*Note: This blog was written in 2013, and may not be accurate to date.
Colorado Governor John Hickenlooper signed into law The Colorado Family Care Act (HB13-1222). The Act allows Colorado employees to take temporary protected leave from employment as allowed under the federal Family and Medical Leave Act (FMLA) but expands the family members who can be cared for by employees under the FMLA.
Under the federal FMLA, an employee is entitled to 12 weeks of leave each year to care for a spouse, child, or parent of the employee who has a serious health condition. The new Colorado law expands the family members to include a person to whom the employee is related by:
- Legal custody
- Civil union
- Committed, “live-in” relationship
As a result, an employee is permitted to use FMLA leave for a child, regardless of the age or dependency of the child, as well as for a sibling, partner in a civil union, grandparent, grandchild, or in-law.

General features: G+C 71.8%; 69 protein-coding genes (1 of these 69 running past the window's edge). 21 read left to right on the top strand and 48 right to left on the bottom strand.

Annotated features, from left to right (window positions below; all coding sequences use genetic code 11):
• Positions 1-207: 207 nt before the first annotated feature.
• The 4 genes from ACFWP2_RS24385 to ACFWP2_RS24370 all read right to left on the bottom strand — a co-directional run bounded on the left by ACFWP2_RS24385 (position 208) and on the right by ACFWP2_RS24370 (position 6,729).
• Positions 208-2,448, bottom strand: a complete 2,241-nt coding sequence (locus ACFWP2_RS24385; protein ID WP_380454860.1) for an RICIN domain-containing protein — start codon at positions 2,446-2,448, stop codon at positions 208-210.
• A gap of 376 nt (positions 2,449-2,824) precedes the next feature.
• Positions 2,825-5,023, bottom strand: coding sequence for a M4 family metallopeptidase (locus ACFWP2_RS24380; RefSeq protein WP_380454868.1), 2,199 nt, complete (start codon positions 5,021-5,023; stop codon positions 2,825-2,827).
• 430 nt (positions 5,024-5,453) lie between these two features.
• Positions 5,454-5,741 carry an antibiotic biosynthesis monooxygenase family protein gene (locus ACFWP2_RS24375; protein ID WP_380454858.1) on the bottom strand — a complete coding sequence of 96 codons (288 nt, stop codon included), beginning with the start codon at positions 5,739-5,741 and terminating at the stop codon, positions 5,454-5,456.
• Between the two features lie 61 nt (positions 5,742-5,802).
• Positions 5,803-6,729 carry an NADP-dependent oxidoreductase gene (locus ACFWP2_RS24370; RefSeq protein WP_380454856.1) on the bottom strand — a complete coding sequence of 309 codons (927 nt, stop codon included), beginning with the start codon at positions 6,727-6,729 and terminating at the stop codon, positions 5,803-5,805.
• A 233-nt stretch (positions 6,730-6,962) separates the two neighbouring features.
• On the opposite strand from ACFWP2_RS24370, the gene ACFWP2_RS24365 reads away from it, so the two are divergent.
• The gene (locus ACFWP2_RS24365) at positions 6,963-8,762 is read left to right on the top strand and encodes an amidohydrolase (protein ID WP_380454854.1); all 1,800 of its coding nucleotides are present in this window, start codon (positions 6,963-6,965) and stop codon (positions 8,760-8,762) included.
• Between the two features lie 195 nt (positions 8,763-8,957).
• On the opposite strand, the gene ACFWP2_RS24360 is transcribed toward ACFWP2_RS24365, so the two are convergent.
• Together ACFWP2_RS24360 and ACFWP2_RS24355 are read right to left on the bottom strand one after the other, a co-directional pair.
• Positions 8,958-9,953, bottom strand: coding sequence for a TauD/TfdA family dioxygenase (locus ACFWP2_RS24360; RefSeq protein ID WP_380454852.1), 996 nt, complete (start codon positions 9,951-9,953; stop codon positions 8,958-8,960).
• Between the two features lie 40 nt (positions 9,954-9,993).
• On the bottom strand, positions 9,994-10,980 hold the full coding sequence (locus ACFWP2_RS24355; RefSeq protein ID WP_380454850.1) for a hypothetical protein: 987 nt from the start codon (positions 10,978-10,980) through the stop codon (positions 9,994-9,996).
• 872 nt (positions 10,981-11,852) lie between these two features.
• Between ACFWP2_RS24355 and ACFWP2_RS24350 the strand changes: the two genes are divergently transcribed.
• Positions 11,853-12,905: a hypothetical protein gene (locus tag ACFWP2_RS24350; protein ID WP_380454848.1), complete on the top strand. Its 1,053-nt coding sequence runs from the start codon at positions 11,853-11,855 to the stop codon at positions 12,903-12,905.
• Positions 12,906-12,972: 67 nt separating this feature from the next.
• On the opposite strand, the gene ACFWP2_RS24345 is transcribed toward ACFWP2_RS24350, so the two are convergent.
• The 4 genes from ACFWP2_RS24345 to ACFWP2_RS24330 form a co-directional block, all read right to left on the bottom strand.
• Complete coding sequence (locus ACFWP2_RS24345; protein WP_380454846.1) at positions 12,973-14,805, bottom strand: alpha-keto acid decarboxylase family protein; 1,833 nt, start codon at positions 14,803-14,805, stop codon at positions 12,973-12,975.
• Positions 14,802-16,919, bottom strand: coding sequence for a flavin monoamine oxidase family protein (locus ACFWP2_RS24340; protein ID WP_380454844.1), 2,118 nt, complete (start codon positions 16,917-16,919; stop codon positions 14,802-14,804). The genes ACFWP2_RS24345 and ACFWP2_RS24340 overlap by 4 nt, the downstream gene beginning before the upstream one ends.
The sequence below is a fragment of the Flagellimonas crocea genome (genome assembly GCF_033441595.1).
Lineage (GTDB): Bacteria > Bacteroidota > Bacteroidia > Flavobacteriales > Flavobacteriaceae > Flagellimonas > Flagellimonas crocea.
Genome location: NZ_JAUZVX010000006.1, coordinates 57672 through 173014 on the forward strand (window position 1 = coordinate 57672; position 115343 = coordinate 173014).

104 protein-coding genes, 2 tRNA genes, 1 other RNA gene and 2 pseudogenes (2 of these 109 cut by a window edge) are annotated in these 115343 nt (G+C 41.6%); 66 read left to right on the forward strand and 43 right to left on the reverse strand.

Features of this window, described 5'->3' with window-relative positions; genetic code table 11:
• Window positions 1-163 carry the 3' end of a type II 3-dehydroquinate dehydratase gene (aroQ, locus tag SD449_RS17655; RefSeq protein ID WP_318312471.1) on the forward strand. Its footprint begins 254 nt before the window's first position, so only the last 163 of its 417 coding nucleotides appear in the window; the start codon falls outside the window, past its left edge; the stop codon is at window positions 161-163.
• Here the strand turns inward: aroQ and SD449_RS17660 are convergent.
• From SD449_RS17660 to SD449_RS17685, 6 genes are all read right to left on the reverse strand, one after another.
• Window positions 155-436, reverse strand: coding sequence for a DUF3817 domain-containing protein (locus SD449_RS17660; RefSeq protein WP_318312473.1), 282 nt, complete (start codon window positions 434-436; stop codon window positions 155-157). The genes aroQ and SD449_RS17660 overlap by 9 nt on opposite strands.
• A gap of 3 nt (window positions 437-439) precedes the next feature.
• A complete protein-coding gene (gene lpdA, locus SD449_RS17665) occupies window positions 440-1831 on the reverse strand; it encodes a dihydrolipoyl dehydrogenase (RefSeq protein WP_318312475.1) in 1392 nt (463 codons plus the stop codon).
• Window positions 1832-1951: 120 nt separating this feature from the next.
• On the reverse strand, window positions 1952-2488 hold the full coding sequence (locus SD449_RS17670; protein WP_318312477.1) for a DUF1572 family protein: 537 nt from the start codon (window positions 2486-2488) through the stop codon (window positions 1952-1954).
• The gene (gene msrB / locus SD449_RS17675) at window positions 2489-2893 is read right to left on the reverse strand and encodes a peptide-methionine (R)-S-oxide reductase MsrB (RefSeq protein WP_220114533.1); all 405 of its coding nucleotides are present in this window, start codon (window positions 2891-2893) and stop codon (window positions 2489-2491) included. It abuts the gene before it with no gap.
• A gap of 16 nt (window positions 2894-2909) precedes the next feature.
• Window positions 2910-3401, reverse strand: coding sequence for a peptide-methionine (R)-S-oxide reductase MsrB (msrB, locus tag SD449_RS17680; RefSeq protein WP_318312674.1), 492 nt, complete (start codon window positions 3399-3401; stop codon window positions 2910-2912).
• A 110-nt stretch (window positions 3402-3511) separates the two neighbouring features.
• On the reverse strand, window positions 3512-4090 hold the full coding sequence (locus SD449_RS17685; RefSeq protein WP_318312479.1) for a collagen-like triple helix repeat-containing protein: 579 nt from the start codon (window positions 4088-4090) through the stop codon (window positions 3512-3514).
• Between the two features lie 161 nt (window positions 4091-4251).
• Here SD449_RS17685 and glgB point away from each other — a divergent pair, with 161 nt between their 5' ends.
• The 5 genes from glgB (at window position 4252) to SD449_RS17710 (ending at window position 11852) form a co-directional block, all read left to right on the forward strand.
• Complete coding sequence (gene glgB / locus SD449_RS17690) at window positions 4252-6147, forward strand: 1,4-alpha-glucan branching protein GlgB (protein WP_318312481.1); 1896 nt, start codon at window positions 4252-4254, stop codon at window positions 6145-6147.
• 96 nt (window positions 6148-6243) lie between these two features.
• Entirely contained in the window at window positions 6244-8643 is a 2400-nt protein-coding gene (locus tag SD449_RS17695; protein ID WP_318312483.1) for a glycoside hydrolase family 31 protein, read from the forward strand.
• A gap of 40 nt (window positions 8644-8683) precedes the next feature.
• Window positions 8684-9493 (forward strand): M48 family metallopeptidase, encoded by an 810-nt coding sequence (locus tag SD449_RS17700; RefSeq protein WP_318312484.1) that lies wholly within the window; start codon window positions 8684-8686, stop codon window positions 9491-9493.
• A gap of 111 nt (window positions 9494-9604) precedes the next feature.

Employees are entitled to continue their health insurance while on leave, at the same cost they must pay while working. Although FMLA leave is unpaid, employees may be allowed (or required) to use their accrued paid leave during FMLA leave.
When an employee’s FMLA leave ends, the employee is entitled to be reinstated to the same or an equivalent position, with a few exceptions.
An employee who is denied leave to care for a person in the expanded group of family members has the right to recover damages or equitable relief, as is currently the case for persons denied leave to care for a family member for whom leave is permitted under the FMLA.
Who Is Covered?
Colorado employers must comply with the FMLA if they have at least 50 employees for at least 20 weeks in the current or previous year.
Employees are eligible for FMLA leave if they have:
- been employed with covered company for at least a year.
- worked at least 1,250 hours during the previous year.
- work at a location with at least 50 employees within a 75-mile radius.